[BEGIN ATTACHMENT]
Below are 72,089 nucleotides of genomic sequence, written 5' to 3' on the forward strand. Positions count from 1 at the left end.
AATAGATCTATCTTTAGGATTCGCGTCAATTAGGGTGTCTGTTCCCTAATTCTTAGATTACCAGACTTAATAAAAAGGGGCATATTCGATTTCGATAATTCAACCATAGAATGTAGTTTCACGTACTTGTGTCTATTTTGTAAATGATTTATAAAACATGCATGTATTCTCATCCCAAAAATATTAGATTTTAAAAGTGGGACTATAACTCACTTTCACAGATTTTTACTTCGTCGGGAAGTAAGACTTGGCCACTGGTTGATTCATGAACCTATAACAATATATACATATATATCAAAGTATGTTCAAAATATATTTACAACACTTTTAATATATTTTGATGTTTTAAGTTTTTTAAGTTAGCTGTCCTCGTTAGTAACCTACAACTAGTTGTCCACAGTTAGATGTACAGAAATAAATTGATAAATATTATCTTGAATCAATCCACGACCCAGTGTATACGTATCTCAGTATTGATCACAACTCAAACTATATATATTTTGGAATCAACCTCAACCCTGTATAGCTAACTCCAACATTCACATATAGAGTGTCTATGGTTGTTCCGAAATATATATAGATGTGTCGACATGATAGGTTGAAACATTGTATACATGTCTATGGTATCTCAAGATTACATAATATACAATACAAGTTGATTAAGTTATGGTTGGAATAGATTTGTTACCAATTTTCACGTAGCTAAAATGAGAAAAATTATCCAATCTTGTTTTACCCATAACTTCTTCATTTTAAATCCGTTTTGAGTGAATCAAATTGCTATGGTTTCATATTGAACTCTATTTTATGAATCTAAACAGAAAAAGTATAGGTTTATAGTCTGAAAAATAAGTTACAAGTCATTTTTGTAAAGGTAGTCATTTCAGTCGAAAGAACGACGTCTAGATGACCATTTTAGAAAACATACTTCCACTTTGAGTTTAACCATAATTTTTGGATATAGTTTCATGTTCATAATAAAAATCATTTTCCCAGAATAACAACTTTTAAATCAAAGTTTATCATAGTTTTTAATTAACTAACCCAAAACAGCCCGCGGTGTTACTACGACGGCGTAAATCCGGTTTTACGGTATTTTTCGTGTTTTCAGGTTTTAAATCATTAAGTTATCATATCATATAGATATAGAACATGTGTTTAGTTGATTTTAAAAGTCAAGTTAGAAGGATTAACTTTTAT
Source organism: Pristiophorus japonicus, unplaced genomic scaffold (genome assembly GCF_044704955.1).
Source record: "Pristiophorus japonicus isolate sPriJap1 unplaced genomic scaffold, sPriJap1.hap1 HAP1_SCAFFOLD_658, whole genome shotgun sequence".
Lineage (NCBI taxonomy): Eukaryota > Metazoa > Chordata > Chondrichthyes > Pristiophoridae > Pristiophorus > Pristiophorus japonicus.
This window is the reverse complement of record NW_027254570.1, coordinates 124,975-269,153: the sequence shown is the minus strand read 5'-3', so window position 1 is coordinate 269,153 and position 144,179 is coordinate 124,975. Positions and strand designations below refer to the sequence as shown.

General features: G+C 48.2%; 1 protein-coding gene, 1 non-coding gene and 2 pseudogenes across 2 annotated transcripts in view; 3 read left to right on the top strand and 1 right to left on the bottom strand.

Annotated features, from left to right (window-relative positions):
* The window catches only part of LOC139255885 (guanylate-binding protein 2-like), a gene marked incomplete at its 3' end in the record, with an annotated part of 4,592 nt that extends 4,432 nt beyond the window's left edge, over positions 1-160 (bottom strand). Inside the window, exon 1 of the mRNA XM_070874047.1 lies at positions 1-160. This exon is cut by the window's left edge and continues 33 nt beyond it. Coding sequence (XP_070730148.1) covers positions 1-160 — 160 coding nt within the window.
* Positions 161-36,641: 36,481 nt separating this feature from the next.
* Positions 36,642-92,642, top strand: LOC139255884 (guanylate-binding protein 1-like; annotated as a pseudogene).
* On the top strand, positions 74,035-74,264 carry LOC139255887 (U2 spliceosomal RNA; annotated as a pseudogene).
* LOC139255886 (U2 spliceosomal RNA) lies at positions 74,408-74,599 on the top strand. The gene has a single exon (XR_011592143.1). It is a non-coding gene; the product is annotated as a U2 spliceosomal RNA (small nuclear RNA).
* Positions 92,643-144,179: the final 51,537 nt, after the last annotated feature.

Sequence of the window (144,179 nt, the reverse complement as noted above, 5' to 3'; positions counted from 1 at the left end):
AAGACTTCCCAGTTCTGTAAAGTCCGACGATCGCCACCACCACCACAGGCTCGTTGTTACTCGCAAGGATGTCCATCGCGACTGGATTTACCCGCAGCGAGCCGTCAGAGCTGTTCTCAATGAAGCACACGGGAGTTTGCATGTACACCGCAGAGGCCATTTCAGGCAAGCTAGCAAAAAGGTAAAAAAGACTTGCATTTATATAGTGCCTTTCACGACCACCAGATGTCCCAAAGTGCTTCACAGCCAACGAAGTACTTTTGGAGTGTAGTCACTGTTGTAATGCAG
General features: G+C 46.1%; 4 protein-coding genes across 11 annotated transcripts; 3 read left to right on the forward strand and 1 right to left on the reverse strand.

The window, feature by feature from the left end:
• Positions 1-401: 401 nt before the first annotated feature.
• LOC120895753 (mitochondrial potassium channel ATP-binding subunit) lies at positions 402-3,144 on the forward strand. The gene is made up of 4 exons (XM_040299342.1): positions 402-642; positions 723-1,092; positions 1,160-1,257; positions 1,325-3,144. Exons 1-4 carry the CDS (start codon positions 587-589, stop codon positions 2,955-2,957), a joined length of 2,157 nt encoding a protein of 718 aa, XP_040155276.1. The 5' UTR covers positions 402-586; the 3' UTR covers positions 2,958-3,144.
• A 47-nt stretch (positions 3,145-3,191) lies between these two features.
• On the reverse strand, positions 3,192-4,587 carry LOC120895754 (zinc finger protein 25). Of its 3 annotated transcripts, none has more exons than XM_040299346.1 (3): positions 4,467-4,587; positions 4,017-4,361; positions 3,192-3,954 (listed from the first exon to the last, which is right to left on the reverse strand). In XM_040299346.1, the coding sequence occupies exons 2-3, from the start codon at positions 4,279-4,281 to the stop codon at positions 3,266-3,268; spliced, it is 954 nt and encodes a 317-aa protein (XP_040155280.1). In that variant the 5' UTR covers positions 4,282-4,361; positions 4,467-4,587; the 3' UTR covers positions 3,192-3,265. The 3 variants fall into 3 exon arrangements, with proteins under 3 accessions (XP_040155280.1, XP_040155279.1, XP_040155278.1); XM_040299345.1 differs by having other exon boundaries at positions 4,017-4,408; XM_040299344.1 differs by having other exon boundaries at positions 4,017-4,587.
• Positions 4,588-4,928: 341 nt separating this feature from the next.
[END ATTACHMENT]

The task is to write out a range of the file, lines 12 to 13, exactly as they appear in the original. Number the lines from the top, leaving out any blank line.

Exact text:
* On the top strand, positions 74,035-74,264 carry LOC139255887 (U2 spliceosomal RNA; annotated as a pseudogene).
* LOC139255886 (U2 spliceosomal RNA) lies at positions 74,408-74,599 on the top strand. The gene has a single exon (XR_011592143.1). It is a non-coding gene; the product is annotated as a U2 spliceosomal RNA (small nuclear RNA).